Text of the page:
This information is provided by the National Institutes of Health (NIH) Genetic and Rare Diseases Information Center (GARD).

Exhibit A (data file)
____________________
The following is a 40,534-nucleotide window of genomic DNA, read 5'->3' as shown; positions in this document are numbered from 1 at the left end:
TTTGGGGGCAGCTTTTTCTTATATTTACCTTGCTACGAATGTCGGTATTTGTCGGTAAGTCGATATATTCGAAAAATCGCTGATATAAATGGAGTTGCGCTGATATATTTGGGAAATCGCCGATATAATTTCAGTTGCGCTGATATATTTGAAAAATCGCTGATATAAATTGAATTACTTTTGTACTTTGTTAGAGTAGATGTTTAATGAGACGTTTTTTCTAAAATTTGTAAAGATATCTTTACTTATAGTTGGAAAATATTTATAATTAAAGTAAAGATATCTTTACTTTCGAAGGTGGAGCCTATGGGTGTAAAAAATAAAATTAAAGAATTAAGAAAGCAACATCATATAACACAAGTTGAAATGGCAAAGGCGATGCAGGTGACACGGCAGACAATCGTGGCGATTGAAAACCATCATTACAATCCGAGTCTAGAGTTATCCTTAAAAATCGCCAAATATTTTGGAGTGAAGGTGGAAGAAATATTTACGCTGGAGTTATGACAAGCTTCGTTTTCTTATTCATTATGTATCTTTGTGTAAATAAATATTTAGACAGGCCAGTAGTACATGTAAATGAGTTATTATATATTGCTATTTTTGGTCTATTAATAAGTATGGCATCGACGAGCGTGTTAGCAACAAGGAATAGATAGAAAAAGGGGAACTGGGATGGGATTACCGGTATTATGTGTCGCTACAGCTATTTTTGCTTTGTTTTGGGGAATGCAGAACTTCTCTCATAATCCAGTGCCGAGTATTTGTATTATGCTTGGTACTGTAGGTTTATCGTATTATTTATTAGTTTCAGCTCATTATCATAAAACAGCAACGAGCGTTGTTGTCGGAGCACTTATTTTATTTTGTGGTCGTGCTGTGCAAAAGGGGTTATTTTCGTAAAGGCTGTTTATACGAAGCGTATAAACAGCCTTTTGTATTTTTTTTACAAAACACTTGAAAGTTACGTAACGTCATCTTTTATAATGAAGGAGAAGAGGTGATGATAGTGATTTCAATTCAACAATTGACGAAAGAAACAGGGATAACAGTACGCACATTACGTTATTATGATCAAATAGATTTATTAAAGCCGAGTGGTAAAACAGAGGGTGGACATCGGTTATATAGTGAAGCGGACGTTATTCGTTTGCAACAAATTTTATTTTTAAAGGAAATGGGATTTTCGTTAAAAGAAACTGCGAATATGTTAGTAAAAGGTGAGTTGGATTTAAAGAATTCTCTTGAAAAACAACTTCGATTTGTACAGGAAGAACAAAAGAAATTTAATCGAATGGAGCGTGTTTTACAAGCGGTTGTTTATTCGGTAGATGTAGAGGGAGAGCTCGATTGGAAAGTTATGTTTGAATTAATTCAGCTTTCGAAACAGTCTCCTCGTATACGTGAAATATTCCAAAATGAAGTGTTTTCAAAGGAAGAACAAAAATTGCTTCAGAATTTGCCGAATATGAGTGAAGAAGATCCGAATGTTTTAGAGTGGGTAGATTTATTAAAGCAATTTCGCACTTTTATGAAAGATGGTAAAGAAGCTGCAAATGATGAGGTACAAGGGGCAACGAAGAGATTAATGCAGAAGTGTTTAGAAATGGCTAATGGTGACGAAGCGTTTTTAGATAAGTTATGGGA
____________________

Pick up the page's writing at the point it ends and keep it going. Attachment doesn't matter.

Smith-Magenis syndrome (SMS) is a developmental disorder that affects many parts of the body. The major features of this condition include mild to moderate intellectual disability, delayed speech and language skills, distinctive facial features, sleep disturbances, and behavioral problems. Most people with SMS have a deletion of genetic material in each cell from a specific region of chromosome 17. Although this region contains multiple genes, researchers believe that the loss of one particular gene, RAI1, is responsible for most of the features of the condition. In most of these cases, the deletion is not inherited, occurring randomly during the formation of eggs or sperm, or in early fetal development. In rare cases, the deletion is due to a chromosomal balanced translocation in one of the parents. In about 10% of cases, SMS is caused by a mutation in the RAI1 gene. These mutations may occur randomly, or may be inherited from a parent in an autosomal dominant manner. Treatment for SMS depends on the symptoms present in each person.
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